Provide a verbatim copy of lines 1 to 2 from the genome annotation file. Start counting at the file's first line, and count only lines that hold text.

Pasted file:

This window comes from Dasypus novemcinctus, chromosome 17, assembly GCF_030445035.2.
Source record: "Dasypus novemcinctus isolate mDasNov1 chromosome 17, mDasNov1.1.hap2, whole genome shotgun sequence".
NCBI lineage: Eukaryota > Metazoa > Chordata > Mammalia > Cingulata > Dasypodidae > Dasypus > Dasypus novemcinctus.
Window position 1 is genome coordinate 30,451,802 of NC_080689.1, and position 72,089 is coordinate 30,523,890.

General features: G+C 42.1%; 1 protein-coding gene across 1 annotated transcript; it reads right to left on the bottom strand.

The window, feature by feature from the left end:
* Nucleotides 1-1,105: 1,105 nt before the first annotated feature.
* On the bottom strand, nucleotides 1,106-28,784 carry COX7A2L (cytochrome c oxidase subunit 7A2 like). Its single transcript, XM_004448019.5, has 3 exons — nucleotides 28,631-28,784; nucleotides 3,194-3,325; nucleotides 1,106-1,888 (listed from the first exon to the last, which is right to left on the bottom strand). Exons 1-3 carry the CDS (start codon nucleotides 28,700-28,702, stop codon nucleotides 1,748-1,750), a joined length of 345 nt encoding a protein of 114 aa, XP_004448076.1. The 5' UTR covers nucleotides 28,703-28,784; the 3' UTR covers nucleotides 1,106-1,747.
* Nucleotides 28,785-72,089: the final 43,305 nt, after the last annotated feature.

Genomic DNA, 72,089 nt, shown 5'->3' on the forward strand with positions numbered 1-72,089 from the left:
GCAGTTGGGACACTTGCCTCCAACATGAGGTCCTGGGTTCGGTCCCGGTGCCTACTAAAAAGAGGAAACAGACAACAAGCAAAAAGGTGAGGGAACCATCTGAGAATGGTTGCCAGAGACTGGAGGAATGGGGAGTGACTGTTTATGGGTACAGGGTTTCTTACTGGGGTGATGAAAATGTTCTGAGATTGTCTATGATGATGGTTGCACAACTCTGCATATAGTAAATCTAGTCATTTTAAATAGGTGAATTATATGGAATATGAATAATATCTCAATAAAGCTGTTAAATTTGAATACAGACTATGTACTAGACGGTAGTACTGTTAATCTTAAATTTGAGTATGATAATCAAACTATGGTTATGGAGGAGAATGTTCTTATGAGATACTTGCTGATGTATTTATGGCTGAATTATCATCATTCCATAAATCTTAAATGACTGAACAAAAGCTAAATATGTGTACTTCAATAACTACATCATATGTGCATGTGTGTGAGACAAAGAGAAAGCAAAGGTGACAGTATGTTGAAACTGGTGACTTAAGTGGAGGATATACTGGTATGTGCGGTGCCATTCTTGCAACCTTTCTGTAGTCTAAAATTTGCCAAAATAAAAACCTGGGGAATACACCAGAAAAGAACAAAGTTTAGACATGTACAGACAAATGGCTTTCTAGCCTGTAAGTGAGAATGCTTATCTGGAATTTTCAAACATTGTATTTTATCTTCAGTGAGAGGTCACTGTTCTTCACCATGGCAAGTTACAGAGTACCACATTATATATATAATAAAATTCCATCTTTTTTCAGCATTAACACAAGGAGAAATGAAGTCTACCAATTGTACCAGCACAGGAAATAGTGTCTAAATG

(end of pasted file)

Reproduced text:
This window comes from Dasypus novemcinctus, chromosome 17, assembly GCF_030445035.2.
Source record: "Dasypus novemcinctus isolate mDasNov1 chromosome 17, mDasNov1.1.hap2, whole genome shotgun sequence".